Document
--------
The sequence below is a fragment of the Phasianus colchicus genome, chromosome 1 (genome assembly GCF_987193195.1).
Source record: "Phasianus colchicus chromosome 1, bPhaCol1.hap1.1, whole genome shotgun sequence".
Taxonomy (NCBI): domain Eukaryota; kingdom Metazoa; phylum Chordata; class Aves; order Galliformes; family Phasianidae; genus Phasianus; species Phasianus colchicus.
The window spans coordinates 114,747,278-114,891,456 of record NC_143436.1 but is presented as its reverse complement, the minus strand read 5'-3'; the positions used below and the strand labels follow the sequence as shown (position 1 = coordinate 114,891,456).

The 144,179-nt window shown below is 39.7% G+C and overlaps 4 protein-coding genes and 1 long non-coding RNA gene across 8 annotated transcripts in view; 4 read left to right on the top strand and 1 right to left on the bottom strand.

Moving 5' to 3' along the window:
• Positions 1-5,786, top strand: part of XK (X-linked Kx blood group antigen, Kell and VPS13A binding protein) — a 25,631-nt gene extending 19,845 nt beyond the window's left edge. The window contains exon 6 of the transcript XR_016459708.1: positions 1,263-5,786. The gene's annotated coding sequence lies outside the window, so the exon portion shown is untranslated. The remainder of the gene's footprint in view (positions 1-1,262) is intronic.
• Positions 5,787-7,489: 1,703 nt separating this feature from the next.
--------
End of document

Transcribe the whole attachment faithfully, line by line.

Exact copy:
The sequence below is a fragment of the Phasianus colchicus genome, chromosome 1 (genome assembly GCF_987193195.1).
Source record: "Phasianus colchicus chromosome 1, bPhaCol1.hap1.1, whole genome shotgun sequence".
Taxonomy (NCBI): domain Eukaryota; kingdom Metazoa; phylum Chordata; class Aves; order Galliformes; family Phasianidae; genus Phasianus; species Phasianus colchicus.
The window spans coordinates 114,747,278-114,891,456 of record NC_143436.1 but is presented as its reverse complement, the minus strand read 5'-3'; the positions used below and the strand labels follow the sequence as shown (position 1 = coordinate 114,891,456).

The 144,179-nt window shown below is 39.7% G+C and overlaps 4 protein-coding genes and 1 long non-coding RNA gene across 8 annotated transcripts in view; 4 read left to right on the top strand and 1 right to left on the bottom strand.

Moving 5' to 3' along the window:
• Positions 1-5,786, top strand: part of XK (X-linked Kx blood group antigen, Kell and VPS13A binding protein) — a 25,631-nt gene extending 19,845 nt beyond the window's left edge. The window contains exon 6 of the transcript XR_016459708.1: positions 1,263-5,786. The gene's annotated coding sequence lies outside the window, so the exon portion shown is untranslated. The remainder of the gene's footprint in view (positions 1-1,262) is intronic.
• Positions 5,787-7,489: 1,703 nt separating this feature from the next.